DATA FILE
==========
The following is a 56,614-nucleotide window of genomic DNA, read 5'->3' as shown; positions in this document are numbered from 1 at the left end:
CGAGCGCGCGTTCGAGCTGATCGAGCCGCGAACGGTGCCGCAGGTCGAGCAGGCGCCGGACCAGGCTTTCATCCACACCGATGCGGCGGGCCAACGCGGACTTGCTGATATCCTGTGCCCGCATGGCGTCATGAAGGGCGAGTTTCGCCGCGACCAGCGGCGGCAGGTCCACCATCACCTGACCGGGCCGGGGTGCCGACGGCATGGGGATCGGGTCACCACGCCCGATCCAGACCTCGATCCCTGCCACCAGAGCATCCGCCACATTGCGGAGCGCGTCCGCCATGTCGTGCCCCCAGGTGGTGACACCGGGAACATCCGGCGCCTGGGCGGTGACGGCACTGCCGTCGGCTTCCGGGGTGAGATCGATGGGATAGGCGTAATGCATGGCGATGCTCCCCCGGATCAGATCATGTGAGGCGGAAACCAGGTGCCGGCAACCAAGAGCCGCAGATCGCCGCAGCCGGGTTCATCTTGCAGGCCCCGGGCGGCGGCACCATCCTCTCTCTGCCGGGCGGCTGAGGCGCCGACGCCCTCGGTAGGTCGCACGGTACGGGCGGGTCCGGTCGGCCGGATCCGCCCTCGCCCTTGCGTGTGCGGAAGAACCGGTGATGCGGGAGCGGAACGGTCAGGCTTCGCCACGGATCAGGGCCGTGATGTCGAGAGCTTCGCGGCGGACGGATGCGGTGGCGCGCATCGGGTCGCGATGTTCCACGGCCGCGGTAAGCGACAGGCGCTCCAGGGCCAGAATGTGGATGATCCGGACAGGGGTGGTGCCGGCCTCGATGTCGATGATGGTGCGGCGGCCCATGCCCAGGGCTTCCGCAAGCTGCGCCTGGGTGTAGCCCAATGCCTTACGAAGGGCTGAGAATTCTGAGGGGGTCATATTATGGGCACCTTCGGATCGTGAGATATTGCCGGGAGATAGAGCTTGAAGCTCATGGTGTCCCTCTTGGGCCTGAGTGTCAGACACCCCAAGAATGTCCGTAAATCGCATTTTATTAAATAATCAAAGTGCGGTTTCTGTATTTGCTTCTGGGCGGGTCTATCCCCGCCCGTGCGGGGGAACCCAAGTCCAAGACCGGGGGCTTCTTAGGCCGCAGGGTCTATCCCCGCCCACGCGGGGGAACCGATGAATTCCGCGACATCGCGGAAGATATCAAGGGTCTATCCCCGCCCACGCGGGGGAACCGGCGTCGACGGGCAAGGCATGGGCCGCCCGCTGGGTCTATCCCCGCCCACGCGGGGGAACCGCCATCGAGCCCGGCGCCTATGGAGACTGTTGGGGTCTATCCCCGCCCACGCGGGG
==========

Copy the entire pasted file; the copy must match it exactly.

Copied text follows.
The following is a 56,614-nucleotide window of genomic DNA, read 5'->3' as shown; positions in this document are numbered from 1 at the left end:
CGAGCGCGCGTTCGAGCTGATCGAGCCGCGAACGGTGCCGCAGGTCGAGCAGGCGCCGGACCAGGCTTTCATCCACACCGATGCGGCGGGCCAACGCGGACTTGCTGATATCCTGTGCCCGCATGGCGTCATGAAGGGCGAGTTTCGCCGCGACCAGCGGCGGCAGGTCCACCATCACCTGACCGGGCCGGGGTGCCGACGGCATGGGGATCGGGTCACCACGCCCGATCCAGACCTCGATCCCTGCCACCAGAGCATCCGCCACATTGCGGAGCGCGTCCGCCATGTCGTGCCCCCAGGTGGTGACACCGGGAACATCCGGCGCCTGGGCGGTGACGGCACTGCCGTCGGCTTCCGGGGTGAGATCGATGGGATAGGCGTAATGCATGGCGATGCTCCCCCGGATCAGATCATGTGAGGCGGAAACCAGGTGCCGGCAACCAAGAGCCGCAGATCGCCGCAGCCGGGTTCATCTTGCAGGCCCCGGGCGGCGGCACCATCCTCTCTCTGCCGGGCGGCTGAGGCGCCGACGCCCTCGGTAGGTCGCACGGTACGGGCGGGTCCGGTCGGCCGGATCCGCCCTCGCCCTTGCGTGTGCGGAAGAACCGGTGATGCGGGAGCGGAACGGTCAGGCTTCGCCACGGATCAGGGCCGTGATGTCGAGAGCTTCGCGGCGGACGGATGCGGTGGCGCGCATCGGGTCGCGATGTTCCACGGCCGCGGTAAGCGACAGGCGCTCCAGGGCCAGAATGTGGATGATCCGGACAGGGGTGGTGCCGGCCTCGATGTCGATGATGGTGCGGCGGCCCATGCCCAGGGCTTCCGCAAGCTGCGCCTGGGTGTAGCCCAATGCCTTACGAAGGGCTGAGAATTCTGAGGGGGTCATATTATGGGCACCTTCGGATCGTGAGATATTGCCGGGAGATAGAGCTTGAAGCTCATGGTGTCCCTCTTGGGCCTGAGTGTCAGACACCCCAAGAATGTCCGTAAATCGCATTTTATTAAATAATCAAAGTGCGGTTTCTGTATTTGCTTCTGGGCGGGTCTATCCCCGCCCGTGCGGGGGAACCCAAGTCCAAGACCGGGGGCTTCTTAGGCCGCAGGGTCTATCCCCGCCCACGCGGGGGAACCGATGAATTCCGCGACATCGCGGAAGATATCAAGGGTCTATCCCCGCCCACGCGGGGGAACCGGCGTCGACGGGCAAGGCATGGGCCGCCCGCTGGGTCTATCCCCGCCCACGCGGGGGAACCGCCATCGAGCCCGGCGCCTATGGAGACTGTTGGGGTCTATCCCCGCCCACGCGGGG